"Essentially states are class-stratified political units that maintain a monopoly of deadly force – a monopoly institutionalized as permanent police and military forces," writes anthropologist Lawrence H. Keeley in his book, War Before Civilization: The Myth of the Peaceful Savage.
The state's "monopoly of deadly force" means that we hang a man who kills in order to steal a wallet but throw a parade for a leader who successfully kills 500,000 in order to steal the resources of another land.
Whether it's for land, gold, diamonds or oil, there's nothing new about using state violence to rob others of their wealth.
"Both nonstate social groups and states have historically engaged in the violent annexation of territories to acquire natural resources," writes Pace University economics professor Joseph Salerno, a senior fellow at the libertarian Ludwig von Mises Institute.
Salerno contends that "imperialist wars by states in every epoch of history are not accidental." Instead, "They are the outcome of the powerful tendency to war-making that is inherent in the very nature of the state."
Before the age of SUVs and the need for oil, the imperialism was about more simple things. "In Minnesota, the Chippewa and Dakota Sioux tribes battled one another for 150 years over access to hunting territories and wild rice fields," writes Salerno, "while tribes in the Pacific Northwest frequently fought for frontage on the ocean and rivers giving access to the salmon runs."
In short, slaughter an entire tribe for salmon and it's fine – something that calls for a victory dance – but steal a pot from a tepee in your own tribe and you're likely to be strapped to a tree as bear food.
Salerno sees those who run the state, whether they're dictators or elected politicians, as a class that lives off those who produce and pay taxes: "These are historically the tax-consumers and, not coincidentally, the war makers."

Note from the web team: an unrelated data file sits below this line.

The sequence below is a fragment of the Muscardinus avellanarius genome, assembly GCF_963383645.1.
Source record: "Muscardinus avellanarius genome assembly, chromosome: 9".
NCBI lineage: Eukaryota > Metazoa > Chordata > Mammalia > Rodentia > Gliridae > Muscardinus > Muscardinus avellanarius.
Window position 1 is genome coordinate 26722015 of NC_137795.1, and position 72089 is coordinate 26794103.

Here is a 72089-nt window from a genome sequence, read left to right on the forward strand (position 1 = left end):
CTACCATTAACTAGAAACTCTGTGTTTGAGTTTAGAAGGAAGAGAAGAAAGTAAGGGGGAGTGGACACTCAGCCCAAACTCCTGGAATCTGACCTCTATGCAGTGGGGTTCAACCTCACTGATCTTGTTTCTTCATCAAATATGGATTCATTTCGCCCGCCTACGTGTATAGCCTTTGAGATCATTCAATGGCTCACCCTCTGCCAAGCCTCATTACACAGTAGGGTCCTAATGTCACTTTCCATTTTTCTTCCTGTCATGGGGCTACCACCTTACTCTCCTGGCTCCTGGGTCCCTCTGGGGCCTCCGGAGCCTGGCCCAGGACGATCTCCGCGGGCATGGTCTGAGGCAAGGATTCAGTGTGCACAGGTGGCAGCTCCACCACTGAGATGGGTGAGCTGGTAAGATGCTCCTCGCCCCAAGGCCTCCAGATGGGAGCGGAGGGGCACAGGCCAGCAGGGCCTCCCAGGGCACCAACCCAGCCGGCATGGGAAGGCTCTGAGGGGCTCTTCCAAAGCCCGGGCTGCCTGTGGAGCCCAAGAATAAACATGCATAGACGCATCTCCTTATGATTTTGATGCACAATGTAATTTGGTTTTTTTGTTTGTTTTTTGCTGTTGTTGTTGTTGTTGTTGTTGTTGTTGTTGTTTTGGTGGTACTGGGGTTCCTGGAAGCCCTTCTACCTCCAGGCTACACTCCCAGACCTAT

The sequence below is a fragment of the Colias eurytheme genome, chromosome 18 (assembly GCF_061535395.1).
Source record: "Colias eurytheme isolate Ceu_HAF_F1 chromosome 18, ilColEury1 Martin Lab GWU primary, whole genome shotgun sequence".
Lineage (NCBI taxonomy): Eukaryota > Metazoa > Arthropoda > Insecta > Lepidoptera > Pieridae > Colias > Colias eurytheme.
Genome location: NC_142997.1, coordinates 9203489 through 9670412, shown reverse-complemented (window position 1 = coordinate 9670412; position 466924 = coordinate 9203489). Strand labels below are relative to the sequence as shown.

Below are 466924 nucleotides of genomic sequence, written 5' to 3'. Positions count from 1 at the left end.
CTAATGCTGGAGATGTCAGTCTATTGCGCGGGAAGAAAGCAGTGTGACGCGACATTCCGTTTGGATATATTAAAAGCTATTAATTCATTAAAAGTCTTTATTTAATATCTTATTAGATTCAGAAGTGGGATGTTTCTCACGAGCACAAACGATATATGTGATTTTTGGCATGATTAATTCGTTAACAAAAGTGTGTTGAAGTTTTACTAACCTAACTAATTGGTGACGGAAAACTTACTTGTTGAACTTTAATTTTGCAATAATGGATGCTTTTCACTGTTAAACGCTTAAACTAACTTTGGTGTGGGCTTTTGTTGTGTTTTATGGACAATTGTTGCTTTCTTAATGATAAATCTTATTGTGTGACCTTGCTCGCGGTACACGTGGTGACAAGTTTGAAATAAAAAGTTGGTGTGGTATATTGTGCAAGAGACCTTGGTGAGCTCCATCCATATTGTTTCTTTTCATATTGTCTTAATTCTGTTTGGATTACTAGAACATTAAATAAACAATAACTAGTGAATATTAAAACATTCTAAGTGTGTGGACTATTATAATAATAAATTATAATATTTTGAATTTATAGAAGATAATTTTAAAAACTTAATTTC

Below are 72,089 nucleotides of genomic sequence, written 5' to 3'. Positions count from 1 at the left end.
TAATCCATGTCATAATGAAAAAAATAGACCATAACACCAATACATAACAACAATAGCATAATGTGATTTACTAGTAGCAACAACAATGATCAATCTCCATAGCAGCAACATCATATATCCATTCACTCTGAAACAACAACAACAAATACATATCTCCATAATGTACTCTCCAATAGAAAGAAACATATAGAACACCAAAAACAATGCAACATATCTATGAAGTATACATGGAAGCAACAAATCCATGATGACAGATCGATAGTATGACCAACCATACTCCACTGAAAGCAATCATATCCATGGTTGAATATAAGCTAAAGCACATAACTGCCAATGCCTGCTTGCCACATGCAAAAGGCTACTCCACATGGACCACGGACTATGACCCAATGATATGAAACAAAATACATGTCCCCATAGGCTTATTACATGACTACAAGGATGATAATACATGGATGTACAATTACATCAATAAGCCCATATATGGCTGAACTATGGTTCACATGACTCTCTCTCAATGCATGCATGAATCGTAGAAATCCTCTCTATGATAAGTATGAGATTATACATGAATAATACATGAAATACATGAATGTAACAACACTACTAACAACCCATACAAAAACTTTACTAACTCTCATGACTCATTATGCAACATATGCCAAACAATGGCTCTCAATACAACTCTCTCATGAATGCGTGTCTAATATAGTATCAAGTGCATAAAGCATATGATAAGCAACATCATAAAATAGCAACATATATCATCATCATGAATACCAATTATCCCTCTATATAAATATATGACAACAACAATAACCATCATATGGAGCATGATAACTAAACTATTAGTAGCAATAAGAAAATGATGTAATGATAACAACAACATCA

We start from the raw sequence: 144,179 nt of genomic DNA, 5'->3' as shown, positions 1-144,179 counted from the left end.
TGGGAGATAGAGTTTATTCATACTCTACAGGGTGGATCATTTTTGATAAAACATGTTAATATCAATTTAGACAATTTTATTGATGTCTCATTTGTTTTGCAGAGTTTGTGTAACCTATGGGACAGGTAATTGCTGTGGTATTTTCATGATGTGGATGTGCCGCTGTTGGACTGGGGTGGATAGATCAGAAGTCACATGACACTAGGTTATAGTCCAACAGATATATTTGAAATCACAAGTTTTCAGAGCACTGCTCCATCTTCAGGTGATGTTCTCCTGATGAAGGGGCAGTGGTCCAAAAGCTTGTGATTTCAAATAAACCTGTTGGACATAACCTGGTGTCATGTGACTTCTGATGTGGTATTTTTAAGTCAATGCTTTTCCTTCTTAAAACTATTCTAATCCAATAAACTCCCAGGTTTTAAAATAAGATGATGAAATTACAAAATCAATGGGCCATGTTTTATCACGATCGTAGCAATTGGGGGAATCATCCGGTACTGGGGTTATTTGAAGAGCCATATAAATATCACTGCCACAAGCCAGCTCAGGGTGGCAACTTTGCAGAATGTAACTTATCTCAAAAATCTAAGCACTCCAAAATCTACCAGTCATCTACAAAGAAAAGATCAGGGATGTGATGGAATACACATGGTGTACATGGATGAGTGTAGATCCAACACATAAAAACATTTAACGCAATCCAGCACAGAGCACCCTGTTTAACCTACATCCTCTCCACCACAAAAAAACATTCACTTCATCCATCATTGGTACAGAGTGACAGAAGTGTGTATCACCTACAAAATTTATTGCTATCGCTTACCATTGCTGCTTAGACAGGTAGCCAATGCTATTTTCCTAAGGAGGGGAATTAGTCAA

For a minority ruling group that's coercively siphoning off resources and lowering the take-home pay and living standards of the majority of the population, war, argues Salerno, has the advantage of directing the attention of the majority to an outside enemy, a foreign state, a foreign ideology.
"Convinced that their lives and property are being secured against a foreign threat, the exploited taxpayers develop a 'false consciousness' of political and economic solidarity with their domestic rulers," writes Salerno. Persistent war making by a nation's governing elite against allegedly threatening aggressors becomes "a perfect way to disguise the naked clash of interests between the taxpaying and tax-consuming classes."
War, rather than being a mistake or an aberration, is as unavoidable as death and taxes because it serves the interests of the governing class, according to Salerno's analysis: "A permanent state of war or preparedness for war is optimal from the point of view of the ruling elite, especially one that controls a large and powerful state."
For the U.S., the "war on terror" provides policy-makers with the pretext and opportunity for "an open-ended imperialist war the likes of which were undreamt of by famous war makers of yore from the Roman patricians to German National Socialists," asserts Salerno.
With no shortage of "evildoers" in the world, no shortage of memories about 9/11, no shortage of places in the world where a domino might topple and harm our national interests or the interests of our allies, and no shortage of official pronouncements about God being on our side, it became not very difficult to convince the majority of the American public to buy the rationale for "preventive war" – to accept the idea that U.S. invasions and attacks, even in the face of no evidence of imminent attack or military provocation, are justifiable as "preemptive" action, justifiable as "self-defense."
Unfortunately, it's likely that the high level of opposition to the war in Iraq currently being expressed by the American public only exists because we are losing. If the post-invasion aspects of the war hadn't been so bungled, the majority of the population would still be saying to stay the course, still be willing to abandon habeas corpus, still be willing to wink at torture and look the other way as the government picks up people and holds them indefinitely.
"It became necessary to destroy the village in order to save it," a U.S. officer was quoted as saying in Vietnam. This time, we were well on our way to destroying liberty in order to save it.
December 13, 2006
Ralph R. Reiland [send him mail] is an associate professor of economics at Robert Morris University in Pittsburgh.
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